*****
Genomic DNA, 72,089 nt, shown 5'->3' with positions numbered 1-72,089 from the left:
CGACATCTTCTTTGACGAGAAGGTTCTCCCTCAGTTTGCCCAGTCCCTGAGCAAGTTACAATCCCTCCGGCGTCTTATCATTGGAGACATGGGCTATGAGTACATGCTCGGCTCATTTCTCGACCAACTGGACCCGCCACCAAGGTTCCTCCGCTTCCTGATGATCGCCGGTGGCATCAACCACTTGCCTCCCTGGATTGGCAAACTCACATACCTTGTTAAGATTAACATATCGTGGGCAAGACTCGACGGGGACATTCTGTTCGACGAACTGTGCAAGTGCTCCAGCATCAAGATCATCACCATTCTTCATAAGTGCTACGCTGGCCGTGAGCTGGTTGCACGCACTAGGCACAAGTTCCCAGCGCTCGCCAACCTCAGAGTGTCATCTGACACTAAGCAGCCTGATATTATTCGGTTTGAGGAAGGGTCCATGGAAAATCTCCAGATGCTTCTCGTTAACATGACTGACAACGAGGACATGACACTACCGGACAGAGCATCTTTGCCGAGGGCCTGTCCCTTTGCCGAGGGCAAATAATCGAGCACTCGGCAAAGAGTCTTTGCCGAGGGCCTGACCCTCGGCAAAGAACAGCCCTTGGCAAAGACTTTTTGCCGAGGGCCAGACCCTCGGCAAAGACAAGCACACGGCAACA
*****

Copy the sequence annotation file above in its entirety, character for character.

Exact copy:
Genomic DNA, 72,089 nt, shown 5'->3' with positions numbered 1-72,089 from the left:
CGACATCTTCTTTGACGAGAAGGTTCTCCCTCAGTTTGCCCAGTCCCTGAGCAAGTTACAATCCCTCCGGCGTCTTATCATTGGAGACATGGGCTATGAGTACATGCTCGGCTCATTTCTCGACCAACTGGACCCGCCACCAAGGTTCCTCCGCTTCCTGATGATCGCCGGTGGCATCAACCACTTGCCTCCCTGGATTGGCAAACTCACATACCTTGTTAAGATTAACATATCGTGGGCAAGACTCGACGGGGACATTCTGTTCGACGAACTGTGCAAGTGCTCCAGCATCAAGATCATCACCATTCTTCATAAGTGCTACGCTGGCCGTGAGCTGGTTGCACGCACTAGGCACAAGTTCCCAGCGCTCGCCAACCTCAGAGTGTCATCTGACACTAAGCAGCCTGATATTATTCGGTTTGAGGAAGGGTCCATGGAAAATCTCCAGATGCTTCTCGTTAACATGACTGACAACGAGGACATGACACTACCGGACAGAGCATCTTTGCCGAGGGCCTGTCCCTTTGCCGAGGGCAAATAATCGAGCACTCGGCAAAGAGTCTTTGCCGAGGGCCTGACCCTCGGCAAAGAACAGCCCTTGGCAAAGACTTTTTGCCGAGGGCCAGACCCTCGGCAAAGACAAGCACACGGCAACA